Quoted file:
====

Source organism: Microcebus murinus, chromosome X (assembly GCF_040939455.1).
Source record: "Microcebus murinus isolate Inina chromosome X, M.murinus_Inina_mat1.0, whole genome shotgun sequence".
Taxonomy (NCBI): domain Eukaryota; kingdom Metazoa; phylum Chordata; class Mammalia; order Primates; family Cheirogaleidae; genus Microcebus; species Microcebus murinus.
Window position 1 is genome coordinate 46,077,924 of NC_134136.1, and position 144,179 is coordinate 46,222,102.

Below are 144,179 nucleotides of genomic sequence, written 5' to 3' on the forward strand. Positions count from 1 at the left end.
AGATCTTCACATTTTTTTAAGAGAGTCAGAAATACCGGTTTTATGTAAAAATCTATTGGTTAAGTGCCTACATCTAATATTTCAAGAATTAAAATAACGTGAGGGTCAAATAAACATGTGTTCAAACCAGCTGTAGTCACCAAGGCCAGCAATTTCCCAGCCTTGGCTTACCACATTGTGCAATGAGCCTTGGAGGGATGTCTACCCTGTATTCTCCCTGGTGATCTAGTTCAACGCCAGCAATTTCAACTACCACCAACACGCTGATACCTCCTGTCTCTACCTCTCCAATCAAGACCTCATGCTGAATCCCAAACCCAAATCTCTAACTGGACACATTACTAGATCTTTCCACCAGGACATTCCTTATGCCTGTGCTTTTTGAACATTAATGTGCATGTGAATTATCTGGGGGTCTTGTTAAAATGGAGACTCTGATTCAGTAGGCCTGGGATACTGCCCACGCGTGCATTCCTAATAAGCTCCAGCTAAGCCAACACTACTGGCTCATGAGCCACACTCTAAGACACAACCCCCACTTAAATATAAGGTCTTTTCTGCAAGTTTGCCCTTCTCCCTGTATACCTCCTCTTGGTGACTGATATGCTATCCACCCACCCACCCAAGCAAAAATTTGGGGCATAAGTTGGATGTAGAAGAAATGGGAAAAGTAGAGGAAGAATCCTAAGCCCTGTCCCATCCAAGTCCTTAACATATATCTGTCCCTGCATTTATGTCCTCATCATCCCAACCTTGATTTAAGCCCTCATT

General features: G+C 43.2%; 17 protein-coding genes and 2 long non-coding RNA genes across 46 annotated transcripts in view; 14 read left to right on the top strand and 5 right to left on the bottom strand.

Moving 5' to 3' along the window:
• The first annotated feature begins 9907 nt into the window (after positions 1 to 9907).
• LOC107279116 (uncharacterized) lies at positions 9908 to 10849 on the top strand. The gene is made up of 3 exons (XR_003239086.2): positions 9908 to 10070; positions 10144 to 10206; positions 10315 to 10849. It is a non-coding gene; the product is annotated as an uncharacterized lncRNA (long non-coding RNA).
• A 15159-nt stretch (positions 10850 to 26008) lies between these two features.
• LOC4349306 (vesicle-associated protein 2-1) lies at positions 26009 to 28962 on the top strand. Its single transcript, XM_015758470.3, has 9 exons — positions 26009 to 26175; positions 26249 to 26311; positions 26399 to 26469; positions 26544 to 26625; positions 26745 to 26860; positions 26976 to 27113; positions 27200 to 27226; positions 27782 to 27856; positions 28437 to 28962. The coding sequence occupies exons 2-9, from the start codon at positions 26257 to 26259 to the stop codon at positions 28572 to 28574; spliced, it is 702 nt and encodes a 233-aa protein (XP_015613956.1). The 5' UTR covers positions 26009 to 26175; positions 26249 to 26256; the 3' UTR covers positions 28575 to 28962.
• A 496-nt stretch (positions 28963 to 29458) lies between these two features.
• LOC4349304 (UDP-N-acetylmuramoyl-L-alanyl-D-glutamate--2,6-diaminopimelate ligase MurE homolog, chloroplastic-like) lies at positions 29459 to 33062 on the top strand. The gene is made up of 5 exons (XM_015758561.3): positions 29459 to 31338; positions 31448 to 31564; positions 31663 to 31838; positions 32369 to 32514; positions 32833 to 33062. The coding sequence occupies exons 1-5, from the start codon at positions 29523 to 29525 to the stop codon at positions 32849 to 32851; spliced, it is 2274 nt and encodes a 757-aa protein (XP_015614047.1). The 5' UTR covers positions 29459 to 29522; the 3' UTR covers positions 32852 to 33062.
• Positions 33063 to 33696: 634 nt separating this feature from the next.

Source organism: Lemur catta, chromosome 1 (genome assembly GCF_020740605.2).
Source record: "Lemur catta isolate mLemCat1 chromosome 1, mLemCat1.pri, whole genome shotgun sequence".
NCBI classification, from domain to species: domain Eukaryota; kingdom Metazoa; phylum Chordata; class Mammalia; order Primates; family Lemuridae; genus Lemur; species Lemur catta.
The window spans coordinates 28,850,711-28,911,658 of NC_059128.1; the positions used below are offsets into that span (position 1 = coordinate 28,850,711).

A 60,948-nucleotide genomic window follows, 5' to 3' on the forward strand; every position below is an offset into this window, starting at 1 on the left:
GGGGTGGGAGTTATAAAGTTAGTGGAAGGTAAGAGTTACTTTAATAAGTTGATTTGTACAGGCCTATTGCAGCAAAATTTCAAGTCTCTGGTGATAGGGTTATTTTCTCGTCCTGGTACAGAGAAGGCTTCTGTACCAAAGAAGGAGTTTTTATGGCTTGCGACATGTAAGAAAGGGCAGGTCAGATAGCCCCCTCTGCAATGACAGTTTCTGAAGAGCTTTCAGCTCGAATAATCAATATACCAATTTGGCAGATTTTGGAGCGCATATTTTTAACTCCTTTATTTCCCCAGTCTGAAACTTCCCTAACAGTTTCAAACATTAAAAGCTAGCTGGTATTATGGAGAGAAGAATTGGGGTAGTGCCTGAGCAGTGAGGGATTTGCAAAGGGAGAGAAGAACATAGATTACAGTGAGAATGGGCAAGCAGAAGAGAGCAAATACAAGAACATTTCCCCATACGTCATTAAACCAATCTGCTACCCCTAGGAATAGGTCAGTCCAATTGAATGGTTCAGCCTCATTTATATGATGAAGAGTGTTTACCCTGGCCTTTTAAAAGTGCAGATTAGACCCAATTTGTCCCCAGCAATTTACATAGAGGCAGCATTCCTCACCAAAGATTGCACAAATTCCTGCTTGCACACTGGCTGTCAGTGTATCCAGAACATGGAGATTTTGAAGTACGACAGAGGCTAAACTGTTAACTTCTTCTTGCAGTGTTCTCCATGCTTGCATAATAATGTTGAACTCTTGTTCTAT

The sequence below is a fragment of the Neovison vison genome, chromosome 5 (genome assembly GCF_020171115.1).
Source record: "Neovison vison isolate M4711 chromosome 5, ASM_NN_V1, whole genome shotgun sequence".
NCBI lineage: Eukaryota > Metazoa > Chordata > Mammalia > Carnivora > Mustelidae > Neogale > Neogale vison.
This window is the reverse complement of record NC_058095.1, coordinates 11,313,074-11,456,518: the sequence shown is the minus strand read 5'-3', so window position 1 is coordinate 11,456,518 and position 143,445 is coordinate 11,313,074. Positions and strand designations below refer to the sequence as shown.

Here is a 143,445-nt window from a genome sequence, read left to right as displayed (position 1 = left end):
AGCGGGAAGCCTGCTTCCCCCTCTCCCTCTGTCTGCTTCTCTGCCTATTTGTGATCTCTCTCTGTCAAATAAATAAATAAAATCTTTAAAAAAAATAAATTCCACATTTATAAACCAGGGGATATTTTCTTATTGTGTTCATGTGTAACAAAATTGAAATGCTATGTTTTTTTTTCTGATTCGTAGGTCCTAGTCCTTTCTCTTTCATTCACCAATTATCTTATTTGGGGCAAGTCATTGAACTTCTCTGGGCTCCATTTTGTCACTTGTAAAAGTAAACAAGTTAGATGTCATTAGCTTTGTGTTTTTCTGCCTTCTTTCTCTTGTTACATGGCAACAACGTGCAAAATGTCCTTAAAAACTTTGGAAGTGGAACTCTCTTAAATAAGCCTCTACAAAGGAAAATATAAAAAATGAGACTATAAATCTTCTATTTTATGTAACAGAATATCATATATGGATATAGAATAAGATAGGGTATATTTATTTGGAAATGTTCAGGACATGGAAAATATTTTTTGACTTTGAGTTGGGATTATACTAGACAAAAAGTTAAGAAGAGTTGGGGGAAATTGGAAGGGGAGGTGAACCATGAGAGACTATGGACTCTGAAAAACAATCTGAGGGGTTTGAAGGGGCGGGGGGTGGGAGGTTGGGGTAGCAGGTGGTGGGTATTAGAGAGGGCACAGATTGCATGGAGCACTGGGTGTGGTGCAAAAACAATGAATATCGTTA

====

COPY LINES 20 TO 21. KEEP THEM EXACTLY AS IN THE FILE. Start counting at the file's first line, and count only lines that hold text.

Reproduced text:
A 60,948-nucleotide genomic window follows, 5' to 3' on the forward strand; every position below is an offset into this window, starting at 1 on the left:
GGGGTGGGAGTTATAAAGTTAGTGGAAGGTAAGAGTTACTTTAATAAGTTGATTTGTACAGGCCTATTGCAGCAAAATTTCAAGTCTCTGGTGATAGGGTTATTTTCTCGTCCTGGTACAGAGAAGGCTTCTGTACCAAAGAAGGAGTTTTTATGGCTTGCGACATGTAAGAAAGGGCAGGTCAGATAGCCCCCTCTGCAATGACAGTTTCTGAAGAGCTTTCAGCTCGAATAATCAATATACCAATTTGGCAGATTTTGGAGCGCATATTTTTAACTCCTTTATTTCCCCAGTCTGAAACTTCCCTAACAGTTTCAAACATTAAAAGCTAGCTGGTATTATGGAGAGAAGAATTGGGGTAGTGCCTGAGCAGTGAGGGATTTGCAAAGGGAGAGAAGAACATAGATTACAGTGAGAATGGGCAAGCAGAAGAGAGCAAATACAAGAACATTTCCCCATACGTCATTAAACCAATCTGCTACCCCTAGGAATAGGTCAGTCCAATTGAATGGTTCAGCCTCATTTATATGATGAAGAGTGTTTACCCTGGCCTTTTAAAAGTGCAGATTAGACCCAATTTGTCCCCAGCAATTTACATAGAGGCAGCATTCCTCACCAAAGATTGCACAAATTCCTGCTTGCACACTGGCTGTCAGTGTATCCAGAACATGGAGATTTTGAAGTACGACAGAGGCTAAACTGTTAACTTCTTCTTGCAGTGTTCTCCATGCTTGCATAATAATGTTGAACTCTTGTTCTAT